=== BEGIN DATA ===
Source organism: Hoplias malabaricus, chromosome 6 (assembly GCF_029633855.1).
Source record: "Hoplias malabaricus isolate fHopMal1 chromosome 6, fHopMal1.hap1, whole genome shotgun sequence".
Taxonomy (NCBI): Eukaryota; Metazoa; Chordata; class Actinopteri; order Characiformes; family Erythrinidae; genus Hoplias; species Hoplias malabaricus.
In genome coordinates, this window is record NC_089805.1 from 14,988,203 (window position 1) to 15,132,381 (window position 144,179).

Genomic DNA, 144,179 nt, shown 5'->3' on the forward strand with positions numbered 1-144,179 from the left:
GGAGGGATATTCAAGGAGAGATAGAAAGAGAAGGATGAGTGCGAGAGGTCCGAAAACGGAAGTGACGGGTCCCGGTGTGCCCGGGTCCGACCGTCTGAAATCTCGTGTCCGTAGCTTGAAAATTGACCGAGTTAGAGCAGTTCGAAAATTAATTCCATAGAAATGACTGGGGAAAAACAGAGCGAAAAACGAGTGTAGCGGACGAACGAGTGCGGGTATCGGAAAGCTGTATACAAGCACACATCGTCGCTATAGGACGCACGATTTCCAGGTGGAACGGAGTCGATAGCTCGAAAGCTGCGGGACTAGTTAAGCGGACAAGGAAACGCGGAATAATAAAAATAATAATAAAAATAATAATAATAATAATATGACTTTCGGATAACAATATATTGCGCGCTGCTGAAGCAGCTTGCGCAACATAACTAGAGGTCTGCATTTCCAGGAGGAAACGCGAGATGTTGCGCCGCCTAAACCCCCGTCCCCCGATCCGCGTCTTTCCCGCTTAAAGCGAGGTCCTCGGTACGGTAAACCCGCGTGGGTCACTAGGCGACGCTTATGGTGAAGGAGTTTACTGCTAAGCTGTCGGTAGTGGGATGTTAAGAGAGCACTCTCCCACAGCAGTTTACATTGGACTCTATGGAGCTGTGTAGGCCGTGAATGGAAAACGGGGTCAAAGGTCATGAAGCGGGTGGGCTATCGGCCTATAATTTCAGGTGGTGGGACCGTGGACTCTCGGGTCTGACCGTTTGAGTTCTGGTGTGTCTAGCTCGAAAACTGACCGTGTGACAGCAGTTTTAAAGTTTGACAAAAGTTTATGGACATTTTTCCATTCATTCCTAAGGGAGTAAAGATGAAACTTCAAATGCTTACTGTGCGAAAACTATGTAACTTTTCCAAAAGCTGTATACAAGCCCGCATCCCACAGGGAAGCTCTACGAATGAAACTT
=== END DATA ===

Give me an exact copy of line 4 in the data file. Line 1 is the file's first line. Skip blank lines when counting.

In genome coordinates, this window is record NC_089805.1 from 14,988,203 (window position 1) to 15,132,381 (window position 144,179).